Sunday, 29 March 2009

Forthcoming, both Good and Bad

A quick survey of some upcoming cover designs...

First, a couple of Orwells. Penguin like to repackage Orwell at regular intervals, and the 60th anniversary of the publication of Nineteen Eighty-Four is excuse enough. I'm not complaining, though: the cover for the edition due in June looks like this:



I hope they don't decide to slap on the title and author at the last minute. Also due at around the same time is the latest repackaging of Orwell's complete novels...



..a collection which holds a particular place in my esteem as it was an earlier (and uglier) edition of this book which was the first thing I ever bought with money I earned through writing.

Later in 2009 Penguin Classics are also republishing some of the best books by Walter Tevis and Eric Ambler, both of whom I like a lot. One of the Tevises makes effective use of a film still...



..while the Amblers have nicely evocative cover photos.




Ambler's rights must have come up for grabs recently, as the books Penguin didn't acquire seem to have gone to House of Stratus, much mentioned round these parts recently. These Stratus Amblers rejoice in some of the ugliest, most hideously slapped-together covers I've seen in a long time.





That last one says "Bring me some paracetamol!" rather than "Thrilling spy shenanigans!". I can't imagine anyone wanting to pick up these books based on the cover designs. ("Wow, some badly Photoshopped ghostly boots on holiday! A must-read!")

11 comments:

Levi Stahl said...

In the United States, Vintage Books publishes Ambler, under their Black Lizard imprint--so they look good, if not spectacular: the standard Black Lizard design of an angled title with a murky, black-and-white photo behind. Effective for Ambler, in that they successfully convey, "Yes, book browser: if you're looking for a thriller, these books are reliable; they will not disappoint." Which is true.

JRSM said...

Those Black Lizards are definitely much nicer than the House of Stratus covers. Ambler is doing sterling service for me in the "now I've read every Graham Greene, what next?" department.

Ben said...

That thing with the 'ghostly boots' is spectacularly strange and misguided.

More than just bad and thoughtless cover designs, I think that and the "Maras Affair" one both suggest the workings of a... somewhat troubled mind.

Steerforth said...

'The Maras Affair' looks like a commercial for Anadin.

Is Ambler any good? I always had his novels down as potboilers.

Rex Parker said...

Ambler is very good and those Stratus covers are Criminally bad.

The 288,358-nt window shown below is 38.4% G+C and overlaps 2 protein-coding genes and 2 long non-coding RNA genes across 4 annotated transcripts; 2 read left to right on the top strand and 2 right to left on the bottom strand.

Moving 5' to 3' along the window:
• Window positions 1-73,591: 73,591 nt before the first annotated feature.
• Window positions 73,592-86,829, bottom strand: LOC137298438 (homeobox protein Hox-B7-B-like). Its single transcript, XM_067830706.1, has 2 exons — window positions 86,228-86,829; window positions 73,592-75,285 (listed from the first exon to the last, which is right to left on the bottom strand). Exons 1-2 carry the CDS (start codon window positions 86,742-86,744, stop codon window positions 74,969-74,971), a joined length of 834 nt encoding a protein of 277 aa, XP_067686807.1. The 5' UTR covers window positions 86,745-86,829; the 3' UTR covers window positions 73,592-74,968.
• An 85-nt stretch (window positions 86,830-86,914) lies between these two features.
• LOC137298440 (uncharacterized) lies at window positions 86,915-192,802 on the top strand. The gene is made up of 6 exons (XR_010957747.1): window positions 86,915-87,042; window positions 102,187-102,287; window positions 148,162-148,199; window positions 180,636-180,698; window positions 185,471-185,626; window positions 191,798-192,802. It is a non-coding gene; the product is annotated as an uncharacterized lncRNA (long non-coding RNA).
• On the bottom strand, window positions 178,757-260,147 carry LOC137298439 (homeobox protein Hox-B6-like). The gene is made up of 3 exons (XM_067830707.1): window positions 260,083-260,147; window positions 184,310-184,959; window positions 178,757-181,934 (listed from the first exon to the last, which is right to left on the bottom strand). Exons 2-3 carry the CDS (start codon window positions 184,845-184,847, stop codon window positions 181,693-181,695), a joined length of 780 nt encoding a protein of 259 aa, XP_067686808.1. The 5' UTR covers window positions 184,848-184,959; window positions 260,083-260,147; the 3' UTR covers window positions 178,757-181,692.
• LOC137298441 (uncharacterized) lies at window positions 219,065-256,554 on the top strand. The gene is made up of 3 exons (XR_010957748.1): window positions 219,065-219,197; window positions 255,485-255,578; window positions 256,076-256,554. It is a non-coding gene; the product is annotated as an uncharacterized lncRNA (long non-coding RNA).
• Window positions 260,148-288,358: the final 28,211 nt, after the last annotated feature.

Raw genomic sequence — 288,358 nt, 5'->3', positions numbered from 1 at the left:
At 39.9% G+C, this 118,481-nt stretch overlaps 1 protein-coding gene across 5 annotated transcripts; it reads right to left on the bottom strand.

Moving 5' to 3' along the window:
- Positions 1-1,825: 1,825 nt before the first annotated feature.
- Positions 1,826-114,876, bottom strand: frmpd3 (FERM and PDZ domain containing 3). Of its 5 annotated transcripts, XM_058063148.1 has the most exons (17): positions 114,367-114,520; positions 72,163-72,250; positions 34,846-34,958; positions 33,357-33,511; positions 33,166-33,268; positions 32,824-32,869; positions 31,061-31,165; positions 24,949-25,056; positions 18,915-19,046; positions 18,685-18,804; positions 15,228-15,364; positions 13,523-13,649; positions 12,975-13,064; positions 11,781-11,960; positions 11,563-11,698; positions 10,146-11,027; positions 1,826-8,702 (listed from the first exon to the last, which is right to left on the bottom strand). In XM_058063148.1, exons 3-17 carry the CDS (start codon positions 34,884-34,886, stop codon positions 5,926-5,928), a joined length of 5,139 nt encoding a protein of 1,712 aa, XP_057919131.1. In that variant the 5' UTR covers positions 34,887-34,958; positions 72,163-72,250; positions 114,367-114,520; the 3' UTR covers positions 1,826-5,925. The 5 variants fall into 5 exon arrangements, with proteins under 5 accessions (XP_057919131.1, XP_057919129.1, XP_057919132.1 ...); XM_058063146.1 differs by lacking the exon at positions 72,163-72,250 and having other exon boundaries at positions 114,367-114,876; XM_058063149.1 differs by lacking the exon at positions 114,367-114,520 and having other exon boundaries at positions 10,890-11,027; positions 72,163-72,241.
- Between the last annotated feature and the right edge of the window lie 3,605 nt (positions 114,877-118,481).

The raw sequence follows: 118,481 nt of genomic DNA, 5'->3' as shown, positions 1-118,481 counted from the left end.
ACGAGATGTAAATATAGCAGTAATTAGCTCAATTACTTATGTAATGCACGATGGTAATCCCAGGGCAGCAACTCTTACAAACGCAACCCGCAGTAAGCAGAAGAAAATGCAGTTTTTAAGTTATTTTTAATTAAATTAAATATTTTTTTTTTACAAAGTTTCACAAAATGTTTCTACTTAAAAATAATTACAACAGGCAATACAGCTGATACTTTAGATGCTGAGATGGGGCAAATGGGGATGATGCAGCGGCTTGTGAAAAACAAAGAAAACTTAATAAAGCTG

JRSM said...

Ben, I think a troubled mind is very much on display there. To have created covers that awful in just that particular way shows a certain distinctive way of thinking.

Steerforth, listen to Rex: Ambler is very good indeed. His books are like those novels of his own which Graham Greene called "entertainments"--exciting, intelligent, well-written, with lots of fascinating insights into the political workings of various parts of the globe. Not even remotely James Bondish.

Levi Stahl said...

I came to Ambler via Alan Furst, who is open about his debt to Ambler's novels. One of the things, therefore, that I particularly enjoy in Ambler is that he doesn't go overboard in setting the scene or explaining the historical situation; the novels were written more or less in the time they're set, so he assumes a lot of knowledge casually.

Ian Shimkoviak said...

ouch on those last 3. Fuck that. Let's go to the ER.

JRSM said...

Levi: Alan Furst is great, isn't he? I've still got his most recent one to go, but it sounds characteristically excellent.

Ian: I'll meet you there. My eyes are still bleeding.

John Self said...

I got a rather nice 'limited edition' (well, by definition: duh) proof of the Modern Classic of Ambler's Journey into Fear. If it's decent I may well investigate the other four.

You all say The Maras Affair cover looks like an ad for Anadin - but would a headache tablet really cure the injuries sustained by a large structure on stilts falling on your head?

JRSM said...

I hope you like 'Journey into Fear': it was my first Ambler (the Orson Welles film is good, too, if a bit hard to understand unless you've read the book first). You're right about the Maras Panadol ad: in fact, due to incompetent composoting, the stilts seem to be growing into her skull.